A vast majority of the House voted Friday for a resolution telling Obama he has broken the constitutional chain of authority by committing U.S. troops to the international military mission in Libya.
What amounted to a legislative lectures of Mr. Obama, Congress escalated the brewing constitutional clash over whether he ignored the founding document’s grant of war powers by sending U.S. troops to aid in enforcing a no-fly zone and naval blockade of Libya.
The resolutions were non-binding, of course, but roughly three-quarters of the House voted to put Mr. Obama on notice that he must explain himself or else face future consequences, possibly including having funds for the war cut off.
“He has a chance to get this right. If he doesn’t, Congress will exercise its constitutional authority and make it right,” said House Speaker John A. Boehner.
The size of the vote signals overwhelming discontent with Mr. Obama’s handling of the constitutional issues surrounding the Libya fight.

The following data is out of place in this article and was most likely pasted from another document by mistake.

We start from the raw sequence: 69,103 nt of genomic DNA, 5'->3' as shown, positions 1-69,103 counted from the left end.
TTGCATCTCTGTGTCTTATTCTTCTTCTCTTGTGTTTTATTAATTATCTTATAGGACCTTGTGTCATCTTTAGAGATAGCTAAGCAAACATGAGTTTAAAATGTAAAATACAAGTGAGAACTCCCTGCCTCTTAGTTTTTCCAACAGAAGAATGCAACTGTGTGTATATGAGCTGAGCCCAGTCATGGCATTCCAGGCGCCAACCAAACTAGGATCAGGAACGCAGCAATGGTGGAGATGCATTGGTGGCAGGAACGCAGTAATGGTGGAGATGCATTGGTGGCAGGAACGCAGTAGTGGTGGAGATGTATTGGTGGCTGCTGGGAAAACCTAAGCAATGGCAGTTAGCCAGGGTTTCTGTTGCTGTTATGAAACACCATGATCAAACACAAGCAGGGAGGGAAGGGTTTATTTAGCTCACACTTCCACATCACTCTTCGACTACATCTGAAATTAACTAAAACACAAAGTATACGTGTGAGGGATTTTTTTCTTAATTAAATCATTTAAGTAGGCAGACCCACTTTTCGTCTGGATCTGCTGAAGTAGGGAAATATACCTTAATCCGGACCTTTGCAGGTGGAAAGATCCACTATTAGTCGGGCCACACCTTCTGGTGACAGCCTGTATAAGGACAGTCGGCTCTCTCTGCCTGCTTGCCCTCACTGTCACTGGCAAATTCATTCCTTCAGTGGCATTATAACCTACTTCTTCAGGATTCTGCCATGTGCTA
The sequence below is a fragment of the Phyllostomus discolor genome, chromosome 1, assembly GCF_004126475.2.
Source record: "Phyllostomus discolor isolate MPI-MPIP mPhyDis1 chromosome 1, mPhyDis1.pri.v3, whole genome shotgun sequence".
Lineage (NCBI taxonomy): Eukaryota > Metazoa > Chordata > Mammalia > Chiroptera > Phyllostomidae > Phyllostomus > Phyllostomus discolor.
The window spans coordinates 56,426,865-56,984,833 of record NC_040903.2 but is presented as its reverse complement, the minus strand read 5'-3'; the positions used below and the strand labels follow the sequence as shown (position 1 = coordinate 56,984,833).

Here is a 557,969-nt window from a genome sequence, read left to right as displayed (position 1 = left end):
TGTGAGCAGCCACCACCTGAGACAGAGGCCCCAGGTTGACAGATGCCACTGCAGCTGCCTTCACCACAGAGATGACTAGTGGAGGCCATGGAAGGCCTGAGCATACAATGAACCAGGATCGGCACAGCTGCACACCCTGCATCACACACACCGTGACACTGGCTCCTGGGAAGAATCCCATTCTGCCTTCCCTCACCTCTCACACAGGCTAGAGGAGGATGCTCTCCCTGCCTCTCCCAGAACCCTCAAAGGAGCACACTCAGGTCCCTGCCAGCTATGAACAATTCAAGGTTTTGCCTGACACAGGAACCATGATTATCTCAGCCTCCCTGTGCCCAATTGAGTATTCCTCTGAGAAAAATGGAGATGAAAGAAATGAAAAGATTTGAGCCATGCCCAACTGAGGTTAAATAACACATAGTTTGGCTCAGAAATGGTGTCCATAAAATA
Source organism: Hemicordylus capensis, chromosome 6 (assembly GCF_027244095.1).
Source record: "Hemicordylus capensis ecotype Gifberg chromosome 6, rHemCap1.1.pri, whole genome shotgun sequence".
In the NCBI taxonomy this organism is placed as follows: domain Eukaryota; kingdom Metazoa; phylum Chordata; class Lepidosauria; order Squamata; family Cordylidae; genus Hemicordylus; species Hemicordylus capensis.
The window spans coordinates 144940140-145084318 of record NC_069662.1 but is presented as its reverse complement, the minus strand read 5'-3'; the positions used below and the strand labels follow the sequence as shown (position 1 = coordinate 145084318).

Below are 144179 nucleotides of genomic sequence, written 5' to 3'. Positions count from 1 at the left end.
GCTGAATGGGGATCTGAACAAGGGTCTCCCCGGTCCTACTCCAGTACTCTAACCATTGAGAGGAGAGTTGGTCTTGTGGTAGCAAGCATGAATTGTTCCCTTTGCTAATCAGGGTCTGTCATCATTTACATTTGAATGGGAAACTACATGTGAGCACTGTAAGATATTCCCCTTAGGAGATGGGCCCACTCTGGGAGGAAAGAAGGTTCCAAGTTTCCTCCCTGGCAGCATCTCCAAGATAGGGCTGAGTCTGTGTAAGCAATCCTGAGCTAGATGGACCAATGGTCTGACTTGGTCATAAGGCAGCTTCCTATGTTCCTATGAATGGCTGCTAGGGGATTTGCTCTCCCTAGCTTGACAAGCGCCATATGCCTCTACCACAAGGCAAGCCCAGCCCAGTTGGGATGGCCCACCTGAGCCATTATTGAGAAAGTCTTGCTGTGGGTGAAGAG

Asked about the votes beforehand, the White House said it believes it is following the law by alerting Congress of its intentions regarding Libya, and called the resolutions “unnecessary and unhelpful.”
What this all amounts to is Obama blatant disregard for the constitutional authority of Congress. It is also a violation of his oath of office, on which he swore to uphold and defend the Constitution.
Congress has given the President more than enough time to inform Congress of his action in Libya. It has been well over 60 days of the requirement to notify its members and it's time they get even tougher.